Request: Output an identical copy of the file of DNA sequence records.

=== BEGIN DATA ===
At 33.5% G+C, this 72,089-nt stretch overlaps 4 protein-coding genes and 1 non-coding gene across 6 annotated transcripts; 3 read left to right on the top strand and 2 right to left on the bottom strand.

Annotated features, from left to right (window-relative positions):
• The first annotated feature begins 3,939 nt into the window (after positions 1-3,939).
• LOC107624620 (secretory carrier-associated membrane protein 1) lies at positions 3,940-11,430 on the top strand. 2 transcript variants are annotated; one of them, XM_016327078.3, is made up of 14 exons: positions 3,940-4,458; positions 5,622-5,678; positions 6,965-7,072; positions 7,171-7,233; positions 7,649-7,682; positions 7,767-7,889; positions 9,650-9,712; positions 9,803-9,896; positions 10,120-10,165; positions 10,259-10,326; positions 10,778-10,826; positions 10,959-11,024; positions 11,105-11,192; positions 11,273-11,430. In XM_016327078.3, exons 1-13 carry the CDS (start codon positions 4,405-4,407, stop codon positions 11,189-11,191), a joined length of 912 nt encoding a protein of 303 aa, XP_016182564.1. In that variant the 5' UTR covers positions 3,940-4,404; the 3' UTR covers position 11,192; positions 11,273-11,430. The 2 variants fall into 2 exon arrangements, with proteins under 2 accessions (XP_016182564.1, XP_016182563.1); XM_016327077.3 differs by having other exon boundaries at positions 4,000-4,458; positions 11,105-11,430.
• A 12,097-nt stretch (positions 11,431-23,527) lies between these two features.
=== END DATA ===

At 33.5% G+C, this 72,089-nt stretch overlaps 4 protein-coding genes and 1 non-coding gene across 6 annotated transcripts; 3 read left to right on the top strand and 2 right to left on the bottom strand.

Annotated features, from left to right (window-relative positions):
• The first annotated feature begins 3,939 nt into the window (after positions 1-3,939).
• LOC107624620 (secretory carrier-associated membrane protein 1) lies at positions 3,940-11,430 on the top strand. 2 transcript variants are annotated; one of them, XM_016327078.3, is made up of 14 exons: positions 3,940-4,458; positions 5,622-5,678; positions 6,965-7,072; positions 7,171-7,233; positions 7,649-7,682; positions 7,767-7,889; positions 9,650-9,712; positions 9,803-9,896; positions 10,120-10,165; positions 10,259-10,326; positions 10,778-10,826; positions 10,959-11,024; positions 11,105-11,192; positions 11,273-11,430. In XM_016327078.3, exons 1-13 carry the CDS (start codon positions 4,405-4,407, stop codon positions 11,189-11,191), a joined length of 912 nt encoding a protein of 303 aa, XP_016182564.1. In that variant the 5' UTR covers positions 3,940-4,404; the 3' UTR covers position 11,192; positions 11,273-11,430. The 2 variants fall into 2 exon arrangements, with proteins under 2 accessions (XP_016182564.1, XP_016182563.1); XM_016327077.3 differs by having other exon boundaries at positions 4,000-4,458; positions 11,105-11,430.
• A 12,097-nt stretch (positions 11,431-23,527) lies between these two features.